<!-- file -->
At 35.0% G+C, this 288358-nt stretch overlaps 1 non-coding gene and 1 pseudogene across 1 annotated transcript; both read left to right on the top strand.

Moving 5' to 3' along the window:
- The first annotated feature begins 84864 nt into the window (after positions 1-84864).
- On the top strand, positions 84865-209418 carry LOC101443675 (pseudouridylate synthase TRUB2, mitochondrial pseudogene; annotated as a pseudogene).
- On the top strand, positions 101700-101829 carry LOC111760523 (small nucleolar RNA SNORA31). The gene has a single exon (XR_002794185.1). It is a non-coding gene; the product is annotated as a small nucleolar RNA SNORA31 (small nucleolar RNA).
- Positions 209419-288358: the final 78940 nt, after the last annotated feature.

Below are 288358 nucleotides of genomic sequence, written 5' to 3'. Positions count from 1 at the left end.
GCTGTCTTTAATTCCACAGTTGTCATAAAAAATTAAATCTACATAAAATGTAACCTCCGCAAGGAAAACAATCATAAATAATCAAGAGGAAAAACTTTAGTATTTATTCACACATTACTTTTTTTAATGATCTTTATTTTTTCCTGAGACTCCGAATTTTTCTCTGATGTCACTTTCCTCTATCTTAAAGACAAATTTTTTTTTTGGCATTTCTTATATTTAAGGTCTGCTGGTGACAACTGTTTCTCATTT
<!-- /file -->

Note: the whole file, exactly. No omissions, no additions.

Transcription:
At 35.0% G+C, this 288358-nt stretch overlaps 1 non-coding gene and 1 pseudogene across 1 annotated transcript; both read left to right on the top strand.

Moving 5' to 3' along the window:
- The first annotated feature begins 84864 nt into the window (after positions 1-84864).
- On the top strand, positions 84865-209418 carry LOC101443675 (pseudouridylate synthase TRUB2, mitochondrial pseudogene; annotated as a pseudogene).
- On the top strand, positions 101700-101829 carry LOC111760523 (small nucleolar RNA SNORA31). The gene has a single exon (XR_002794185.1). It is a non-coding gene; the product is annotated as a small nucleolar RNA SNORA31 (small nucleolar RNA).
- Positions 209419-288358: the final 78940 nt, after the last annotated feature.

Below are 288358 nucleotides of genomic sequence, written 5' to 3'. Positions count from 1 at the left end.
GCTGTCTTTAATTCCACAGTTGTCATAAAAAATTAAATCTACATAAAATGTAACCTCCGCAAGGAAAACAATCATAAATAATCAAGAGGAAAAACTTTAGTATTTATTCACACATTACTTTTTTTAATGATCTTTATTTTTTCCTGAGACTCCGAATTTTTCTCTGATGTCACTTTCCTCTATCTTAAAGACAAATTTTTTTTTTGGCATTTCTTATATTTAAGGTCTGCTGGTGACAACTGTTTCTCATTT